The Daily Northwestern


Source: The Daily Northwestern, April 16, 2010

'Angry Asian Man' challenges racial stereotyping at APAC's spring event

Lauren Mogannam
Published: Friday, April 16, 2010
Updated: Friday, April 16, 2010

At the front of a University Hall classroom Thursday night, Phil Yu (Communication ’00) dared the audience to identify the photos of 12 Asian-American actors from the world of television. After Yu narrowed it down to a requirement of naming six, an audience member volunteered but was unable to muster enough answers.

“We don’t know who they are,” said Michelle Nitahara, a Bienen sophomore. “It is ironic that we say ‘the guy’ from ‘Heroes’ or ‘Lost.’”

About 50 Northwestern community members took in the presentation from Yu, who discussed his blog, Angry Asian Man. The room erupted in laughter as the Asian Pacific American Coalition’s spring speaker insisted that he isn’t quite what the title of his blog implies.

“Don’t use this in my presence,” he said, pointing to a picture of New York Yankees fans holding a poster reading “Matsui we love you long time.” “If you do then you might see the angry Asian man.”

Yu’s blog focuses on issues confronting the Asian-American community, Yu said.

“It mixes pop culture, entertainment, politics, basically anything that Asians living in America encounter on a daily basis,” he said. “Hopefully if people come to the site for entertainment at least they will get some of the more serious stuff.”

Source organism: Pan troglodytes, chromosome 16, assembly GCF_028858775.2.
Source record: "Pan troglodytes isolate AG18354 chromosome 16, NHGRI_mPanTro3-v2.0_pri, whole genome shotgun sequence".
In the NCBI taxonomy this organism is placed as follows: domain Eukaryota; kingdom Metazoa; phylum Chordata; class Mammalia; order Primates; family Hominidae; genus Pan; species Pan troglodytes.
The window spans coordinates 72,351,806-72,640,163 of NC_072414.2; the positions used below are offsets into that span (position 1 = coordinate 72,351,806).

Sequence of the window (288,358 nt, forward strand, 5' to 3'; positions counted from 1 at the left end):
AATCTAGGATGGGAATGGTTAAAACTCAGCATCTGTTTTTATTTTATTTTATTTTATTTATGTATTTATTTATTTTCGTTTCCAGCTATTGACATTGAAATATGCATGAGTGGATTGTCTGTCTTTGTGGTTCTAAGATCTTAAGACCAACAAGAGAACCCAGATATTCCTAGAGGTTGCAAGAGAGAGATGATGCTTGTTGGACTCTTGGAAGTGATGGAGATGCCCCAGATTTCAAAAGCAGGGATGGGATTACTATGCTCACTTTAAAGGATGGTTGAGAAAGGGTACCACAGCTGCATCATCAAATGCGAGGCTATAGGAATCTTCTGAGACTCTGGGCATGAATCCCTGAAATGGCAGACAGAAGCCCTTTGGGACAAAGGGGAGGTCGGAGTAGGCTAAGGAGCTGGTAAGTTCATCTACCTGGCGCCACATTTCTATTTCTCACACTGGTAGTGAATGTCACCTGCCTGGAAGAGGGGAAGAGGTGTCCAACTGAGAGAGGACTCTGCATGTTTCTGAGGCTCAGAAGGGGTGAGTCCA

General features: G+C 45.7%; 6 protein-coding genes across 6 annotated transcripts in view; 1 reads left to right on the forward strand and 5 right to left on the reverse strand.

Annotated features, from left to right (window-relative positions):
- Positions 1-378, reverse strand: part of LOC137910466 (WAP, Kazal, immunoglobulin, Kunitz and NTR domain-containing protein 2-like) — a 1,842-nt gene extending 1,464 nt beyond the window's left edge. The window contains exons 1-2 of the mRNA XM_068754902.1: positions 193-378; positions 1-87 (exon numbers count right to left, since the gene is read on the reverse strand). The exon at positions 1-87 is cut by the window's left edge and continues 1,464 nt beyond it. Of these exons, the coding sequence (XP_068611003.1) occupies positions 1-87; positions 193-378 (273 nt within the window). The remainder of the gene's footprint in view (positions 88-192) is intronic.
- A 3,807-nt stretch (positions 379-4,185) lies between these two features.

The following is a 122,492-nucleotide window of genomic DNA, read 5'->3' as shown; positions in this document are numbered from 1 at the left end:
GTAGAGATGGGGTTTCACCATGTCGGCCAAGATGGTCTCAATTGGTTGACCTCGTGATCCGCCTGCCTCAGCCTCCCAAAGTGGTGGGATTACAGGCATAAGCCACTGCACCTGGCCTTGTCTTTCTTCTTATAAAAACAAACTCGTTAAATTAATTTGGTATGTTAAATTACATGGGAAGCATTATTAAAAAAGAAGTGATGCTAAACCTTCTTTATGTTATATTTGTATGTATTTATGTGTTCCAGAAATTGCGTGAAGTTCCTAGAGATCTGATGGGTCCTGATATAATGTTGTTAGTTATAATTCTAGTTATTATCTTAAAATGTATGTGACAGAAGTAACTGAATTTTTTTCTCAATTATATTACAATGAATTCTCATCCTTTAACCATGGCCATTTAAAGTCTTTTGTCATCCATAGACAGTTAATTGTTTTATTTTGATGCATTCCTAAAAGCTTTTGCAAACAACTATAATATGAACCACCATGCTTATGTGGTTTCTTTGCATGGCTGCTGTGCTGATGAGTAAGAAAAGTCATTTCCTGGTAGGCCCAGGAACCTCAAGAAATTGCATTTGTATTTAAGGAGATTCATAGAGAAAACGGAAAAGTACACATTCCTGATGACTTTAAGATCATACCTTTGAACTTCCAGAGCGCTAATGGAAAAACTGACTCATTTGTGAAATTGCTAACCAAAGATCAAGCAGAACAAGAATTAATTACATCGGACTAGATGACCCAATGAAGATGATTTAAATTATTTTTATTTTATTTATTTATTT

Yu, who is also a contact producer for Yahoo.com, was an ideal speaker for APAC’s annual spring event because his blog is in line with the group’s mission to highlight Asian-American issues, such as discrimination and racism, said Joe Spiro, APAC president.

“Hopefully this will awaken people’s consciences to latent and sometimes vocal anti-Asian-American racism by calling Asians the model minority, glossing over any flaws in the community,” the Communication junior said.

The model minority, or the idea that all Asian-Americans are doctors or engineers, is detrimental to the community as a whole because there are Asian-American groups suffering, Yu said.

With the creation of a “Jersey Shore”-type show focusing on individuals in Los Angeles’ Koreatown, the idea that all Asian-Americans are alike might dissipate, he said.

“This reality show is going to be painful, but admit it—you’re going to watch it. I would totally watch this,” Yu said. “Ultimately it will be a good thing and show that we aren’t all the same thing.”

Yu’s idea of creating a way to communicate issues and thoughts shared by Asian-Americans has its roots in NU, Yu said.

“This is where it all started,” he said. “Going to college was a time of discovering who I was as an Asian-American. I was trying to understand how to fit in and I was struck by really revolutionary ideas after taking an awesome Asian-American studies course.”

It is important for the NU community to create dialogue on issues faced by different groups like Asian-Americans, said Irene Liang, APAC’s co-programming chairwoman.

“I feel that these events might help people understand issues better and grow by learning about others different than themselves,” the Weinberg junior said. “I just wish more people would come.”

While the number of attendees was what Spiro expected, he said he wished a more diverse crowd had attended.

“I expected a less homogeneous crowd,” he said. “I was really surprised at the lack of diversity.”

Nitahara, a member of APAC, said she enjoyed the event.

“I was engaged the whole time,” she said. “I thought it was fun, enlightening and funny.”


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